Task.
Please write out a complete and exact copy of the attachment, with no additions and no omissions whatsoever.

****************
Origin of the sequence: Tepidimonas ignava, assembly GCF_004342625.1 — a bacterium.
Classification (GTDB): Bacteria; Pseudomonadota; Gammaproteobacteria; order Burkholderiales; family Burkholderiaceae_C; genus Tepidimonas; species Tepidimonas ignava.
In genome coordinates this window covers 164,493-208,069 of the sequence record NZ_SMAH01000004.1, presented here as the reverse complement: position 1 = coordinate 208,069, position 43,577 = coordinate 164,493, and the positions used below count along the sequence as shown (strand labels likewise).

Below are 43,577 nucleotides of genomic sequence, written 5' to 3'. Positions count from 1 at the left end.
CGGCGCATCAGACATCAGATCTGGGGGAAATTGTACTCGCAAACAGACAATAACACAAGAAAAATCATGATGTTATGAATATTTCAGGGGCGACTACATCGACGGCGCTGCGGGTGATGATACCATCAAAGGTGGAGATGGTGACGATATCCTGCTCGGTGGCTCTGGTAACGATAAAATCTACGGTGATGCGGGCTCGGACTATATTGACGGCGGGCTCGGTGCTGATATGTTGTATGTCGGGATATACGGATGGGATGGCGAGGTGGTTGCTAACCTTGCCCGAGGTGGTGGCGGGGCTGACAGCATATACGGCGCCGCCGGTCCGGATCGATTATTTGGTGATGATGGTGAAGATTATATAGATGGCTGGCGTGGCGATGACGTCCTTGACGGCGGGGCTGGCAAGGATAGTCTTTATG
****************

Origin of the sequence: Tepidimonas ignava, assembly GCF_004342625.1 — a bacterium.
Classification (GTDB): Bacteria; Pseudomonadota; Gammaproteobacteria; order Burkholderiales; family Burkholderiaceae_C; genus Tepidimonas; species Tepidimonas ignava.
In genome coordinates this window covers 164,493-208,069 of the sequence record NZ_SMAH01000004.1, presented here as the reverse complement: position 1 = coordinate 208,069, position 43,577 = coordinate 164,493, and the positions used below count along the sequence as shown (strand labels likewise).

Below are 43,577 nucleotides of genomic sequence, written 5' to 3'. Positions count from 1 at the left end.
CGGCGCATCAGACATCAGATCTGGGGGAAATTGTACTCGCAAACAGACAATAACACAAGAAAAATCATGATGTTATGAATATTTCAGGGGCGACTACATCGACGGCGCTGCGGGTGATGATACCATCAAAGGTGGAGATGGTGACGATATCCTGCTCGGTGGCTCTGGTAACGATAAAATCTACGGTGATGCGGGCTCGGACTATATTGACGGCGGGCTCGGTGCTGATATGTTGTATGTCGGGATATACGGATGGGATGGCGAGGTGGTTGCTAACCTTGCCCGAGGTGGTGGCGGGGCTGACAGCATATACGGCGCCGCCGGTCCGGATCGATTATTTGGTGATGATGGTGAAGATTATATAGATGGCTGGCGTGGCGATGACGTCCTTGACGGCGGGGCTGGCAAGGATAGTCTTTATG